New Years' Resolutions for Fighting Sexism
It’s the second day of the New Year, but any day is a good one for resolutions against sexism. Whether you’re a games consumer or a games maker, there are things you can do to make tabletop games a more inclusive and less sexist hobby. I’ve been hearing these things from creators and consumers, games journalists and publicists, for years. Those con badges are some of mine from 2011, and everything I’m going to say, I heard at every con. And I heard the same things before 2011. Heard them again in 2012. These resolutions will be repeated, over and over, until we’re all working to end sexism in games.
Let’s talk about money. Your money.
Speaking with your money is only one option of many that you have for dealing with sexism in games. For games that you don’t want to play, or ones that crossed considerable lines for you, opting out of commerce is easy. “I only buy games I do not consider to be [insert prejudice type here]” is a good game plan. But if a game has problematic content, yet the rest is something we want? It’s okay to like problematic content too.
It’s also important that we can talk about it, and identify in what ways a game is problematic. It's a great world, but the art is objectifying? Maybe the rules are sexist? Being able to point to flaws or questionable content makes us better, more informed gamers. It’s also something a number of companies and designers do listen to. It’s preferable to be polite when we're dismantling the bullshit sexist standards we find in a game, because it gives people who would uphold those standards less leverage. Being polite takes away their ammo, and as frustrating as it is, we don’t have to be obnoxious when calling out something as prejudiced or otherwise problematic.
We can hack games (house rules, creating/tweaking rules, removing rules) in order to make them into something we’re happy to play. I’ve talked about removing cards from Cards Against Humanity to make it a less upsetting and more enjoyable game to play, and that can be done with most any game. If you’re disgusted that the depiction of a woman on your character card is vampy for no reason, for instance, you can bust out some stickers or markers and retrofit your female warrior with reasonable armor. Regardless of game medium, you can do whatever you need or want to your copies to make it what you want to see. And that goes for stuff other than sexism—there is no secret Games Police that’ll confiscate your copy if you hack a game to be less biased.
So we can make decisions with our dollars, discuss dissatisfaction in public (including writing to or tweeting at game creators and companies), and hack games. Another key piece is encouaraging and elevating women's representation in game-related activities. You can encourage cons to include your favorite female designers, artists, writers, and editors as panelists or guests of honor. Ask cons if they have anti-harassment policies, and if the answer is no, ask them to put one in place, and volunteer to help.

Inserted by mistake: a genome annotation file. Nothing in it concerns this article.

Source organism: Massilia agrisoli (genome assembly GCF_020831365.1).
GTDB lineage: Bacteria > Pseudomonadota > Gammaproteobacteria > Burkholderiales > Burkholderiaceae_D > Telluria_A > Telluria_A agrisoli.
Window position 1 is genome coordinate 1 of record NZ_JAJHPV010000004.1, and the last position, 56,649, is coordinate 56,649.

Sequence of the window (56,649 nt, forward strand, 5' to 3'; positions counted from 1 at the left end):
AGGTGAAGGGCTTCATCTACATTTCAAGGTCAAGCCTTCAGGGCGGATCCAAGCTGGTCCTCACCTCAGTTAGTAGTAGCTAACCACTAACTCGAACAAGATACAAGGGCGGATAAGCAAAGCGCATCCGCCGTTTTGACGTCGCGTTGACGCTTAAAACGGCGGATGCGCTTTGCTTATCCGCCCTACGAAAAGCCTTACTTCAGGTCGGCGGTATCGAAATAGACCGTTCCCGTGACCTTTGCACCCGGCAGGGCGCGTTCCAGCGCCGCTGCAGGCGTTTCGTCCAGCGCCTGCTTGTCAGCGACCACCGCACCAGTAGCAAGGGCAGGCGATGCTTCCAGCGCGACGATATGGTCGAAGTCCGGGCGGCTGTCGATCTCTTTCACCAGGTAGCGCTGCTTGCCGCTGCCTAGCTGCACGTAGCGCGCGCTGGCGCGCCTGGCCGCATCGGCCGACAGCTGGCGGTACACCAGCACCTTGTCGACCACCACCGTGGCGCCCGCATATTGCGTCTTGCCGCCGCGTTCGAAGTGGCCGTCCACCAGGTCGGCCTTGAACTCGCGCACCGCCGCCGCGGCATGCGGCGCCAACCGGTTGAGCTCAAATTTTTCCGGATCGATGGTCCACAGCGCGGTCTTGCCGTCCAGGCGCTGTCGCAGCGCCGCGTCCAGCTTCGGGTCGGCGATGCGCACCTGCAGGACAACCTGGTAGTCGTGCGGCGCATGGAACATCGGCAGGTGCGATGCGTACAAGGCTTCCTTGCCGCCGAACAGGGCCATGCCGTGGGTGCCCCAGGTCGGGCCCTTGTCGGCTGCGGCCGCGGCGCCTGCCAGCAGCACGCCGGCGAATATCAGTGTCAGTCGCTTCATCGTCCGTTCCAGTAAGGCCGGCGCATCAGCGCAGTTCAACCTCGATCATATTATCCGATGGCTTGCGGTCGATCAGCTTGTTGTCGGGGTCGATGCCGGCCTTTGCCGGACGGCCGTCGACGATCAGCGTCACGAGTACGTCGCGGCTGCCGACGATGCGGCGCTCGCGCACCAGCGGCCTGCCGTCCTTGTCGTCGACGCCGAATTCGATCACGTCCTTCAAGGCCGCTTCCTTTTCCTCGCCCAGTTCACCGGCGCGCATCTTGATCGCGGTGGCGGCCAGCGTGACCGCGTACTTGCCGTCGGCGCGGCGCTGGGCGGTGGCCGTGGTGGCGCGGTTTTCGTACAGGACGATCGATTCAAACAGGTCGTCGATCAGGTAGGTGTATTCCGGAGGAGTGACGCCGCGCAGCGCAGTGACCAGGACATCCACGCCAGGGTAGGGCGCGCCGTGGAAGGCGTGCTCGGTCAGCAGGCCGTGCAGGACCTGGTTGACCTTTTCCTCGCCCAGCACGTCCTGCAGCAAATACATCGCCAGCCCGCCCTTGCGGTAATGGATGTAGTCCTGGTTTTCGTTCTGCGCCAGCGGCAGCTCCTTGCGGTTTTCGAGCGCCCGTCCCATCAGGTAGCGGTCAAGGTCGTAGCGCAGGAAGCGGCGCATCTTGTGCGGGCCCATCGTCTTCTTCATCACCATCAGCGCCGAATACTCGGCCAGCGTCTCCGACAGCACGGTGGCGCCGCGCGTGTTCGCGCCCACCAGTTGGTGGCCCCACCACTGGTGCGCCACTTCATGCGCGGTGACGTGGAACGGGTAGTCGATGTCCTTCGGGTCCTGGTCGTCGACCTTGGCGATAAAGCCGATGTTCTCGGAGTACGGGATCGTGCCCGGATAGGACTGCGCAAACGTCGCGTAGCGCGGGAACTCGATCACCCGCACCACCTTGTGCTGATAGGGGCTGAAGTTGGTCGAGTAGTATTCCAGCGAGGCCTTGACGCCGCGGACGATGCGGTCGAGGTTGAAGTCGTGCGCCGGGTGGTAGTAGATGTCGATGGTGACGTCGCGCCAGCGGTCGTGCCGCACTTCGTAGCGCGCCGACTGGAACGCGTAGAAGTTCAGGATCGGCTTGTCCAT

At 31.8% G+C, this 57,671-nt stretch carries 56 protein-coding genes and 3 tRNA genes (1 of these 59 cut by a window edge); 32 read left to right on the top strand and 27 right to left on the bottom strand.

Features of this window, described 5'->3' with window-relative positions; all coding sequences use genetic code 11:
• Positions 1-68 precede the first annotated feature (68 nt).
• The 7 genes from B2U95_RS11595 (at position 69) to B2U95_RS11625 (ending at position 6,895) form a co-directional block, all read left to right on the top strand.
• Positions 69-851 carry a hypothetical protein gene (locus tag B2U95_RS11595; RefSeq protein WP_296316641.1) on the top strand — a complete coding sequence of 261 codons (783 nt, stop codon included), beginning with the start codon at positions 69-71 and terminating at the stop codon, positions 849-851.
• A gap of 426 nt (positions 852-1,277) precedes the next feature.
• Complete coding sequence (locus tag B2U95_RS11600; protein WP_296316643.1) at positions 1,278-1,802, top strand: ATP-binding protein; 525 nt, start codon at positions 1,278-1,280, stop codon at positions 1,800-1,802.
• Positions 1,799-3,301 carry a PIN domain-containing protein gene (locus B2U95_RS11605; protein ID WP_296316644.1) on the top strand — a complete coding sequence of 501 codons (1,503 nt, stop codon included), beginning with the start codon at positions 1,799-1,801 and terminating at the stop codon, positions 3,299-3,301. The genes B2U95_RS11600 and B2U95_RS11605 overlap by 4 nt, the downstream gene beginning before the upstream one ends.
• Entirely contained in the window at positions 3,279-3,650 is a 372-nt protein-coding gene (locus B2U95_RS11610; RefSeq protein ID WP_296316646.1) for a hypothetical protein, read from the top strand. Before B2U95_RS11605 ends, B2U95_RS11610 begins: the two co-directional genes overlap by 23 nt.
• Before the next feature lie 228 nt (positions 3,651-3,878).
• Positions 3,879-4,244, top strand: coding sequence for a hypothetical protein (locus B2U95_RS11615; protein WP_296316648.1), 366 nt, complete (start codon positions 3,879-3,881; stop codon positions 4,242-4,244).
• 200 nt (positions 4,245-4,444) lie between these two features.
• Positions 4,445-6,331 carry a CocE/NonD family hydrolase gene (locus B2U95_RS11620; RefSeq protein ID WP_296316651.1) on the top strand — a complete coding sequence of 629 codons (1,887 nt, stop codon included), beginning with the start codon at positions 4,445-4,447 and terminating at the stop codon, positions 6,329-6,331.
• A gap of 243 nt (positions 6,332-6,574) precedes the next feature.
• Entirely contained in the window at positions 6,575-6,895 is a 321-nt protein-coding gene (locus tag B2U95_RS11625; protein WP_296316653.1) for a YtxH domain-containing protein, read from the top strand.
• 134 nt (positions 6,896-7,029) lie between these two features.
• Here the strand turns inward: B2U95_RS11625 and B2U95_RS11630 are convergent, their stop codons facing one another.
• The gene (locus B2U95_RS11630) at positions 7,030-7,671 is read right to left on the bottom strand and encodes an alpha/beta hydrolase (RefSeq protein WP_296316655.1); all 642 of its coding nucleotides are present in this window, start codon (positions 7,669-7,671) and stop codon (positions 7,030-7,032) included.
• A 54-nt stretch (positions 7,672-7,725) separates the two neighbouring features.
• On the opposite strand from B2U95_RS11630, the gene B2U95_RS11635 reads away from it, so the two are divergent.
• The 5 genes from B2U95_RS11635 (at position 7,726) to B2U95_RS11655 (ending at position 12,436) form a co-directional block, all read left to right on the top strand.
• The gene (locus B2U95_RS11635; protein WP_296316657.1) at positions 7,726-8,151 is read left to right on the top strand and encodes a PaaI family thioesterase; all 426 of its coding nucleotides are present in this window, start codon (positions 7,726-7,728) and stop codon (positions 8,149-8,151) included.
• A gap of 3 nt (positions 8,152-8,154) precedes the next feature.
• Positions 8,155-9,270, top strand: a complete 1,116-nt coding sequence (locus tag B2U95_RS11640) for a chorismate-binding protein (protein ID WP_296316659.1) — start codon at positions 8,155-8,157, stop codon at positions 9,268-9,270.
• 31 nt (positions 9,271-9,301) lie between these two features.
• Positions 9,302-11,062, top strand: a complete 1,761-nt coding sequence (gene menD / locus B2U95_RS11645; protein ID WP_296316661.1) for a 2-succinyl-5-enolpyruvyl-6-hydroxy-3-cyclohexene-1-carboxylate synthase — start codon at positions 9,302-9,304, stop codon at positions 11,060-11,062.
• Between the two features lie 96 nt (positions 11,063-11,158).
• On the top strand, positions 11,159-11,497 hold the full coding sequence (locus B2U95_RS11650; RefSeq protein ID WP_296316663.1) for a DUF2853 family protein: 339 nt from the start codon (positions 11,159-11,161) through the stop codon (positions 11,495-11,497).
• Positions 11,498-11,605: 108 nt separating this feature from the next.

If a woman you know is interested in making games, encourage her. No matter how far she decides to take that interest, you've already made gaming a legit better hobby by not shutting someone down and saying they can’t make a game. Encourage women to play games if they’re curious, and encourage the employment of women who make games by buying products they make (if you dig them). Follow their work: The Internet makes staying on top of releases easier than it's ever been. Make sure the companies that produce their games know how much you value games made by women.
My last word to you, gamers or soon-to-be gamers: Make the hobby better by being good people. When we lose our cool, we can apologize. If you sense that you're going to lose it, honor your own boundaries by disengaging—when we're at the point of screaming (either in voices or in all-caps) we’re not getting anywhere good. Wheaton’s Law offers a good, basic lesson on how to improve our conduct as people. Come up with new ways—your ways—to make the hobby a better one.
If you can do even one of the above in 2013, you’ve taken an important step in improving game culture, for yourself, your friends, and everyone else who plays. If enough people make a resolution to do one small thing to fight sexism, some day I’m going to get back to writing horror full-time. If that happened—if sexism got its butt kicked around the block by caring, honest, amazing people—I wouldn’t mind being obsolete.
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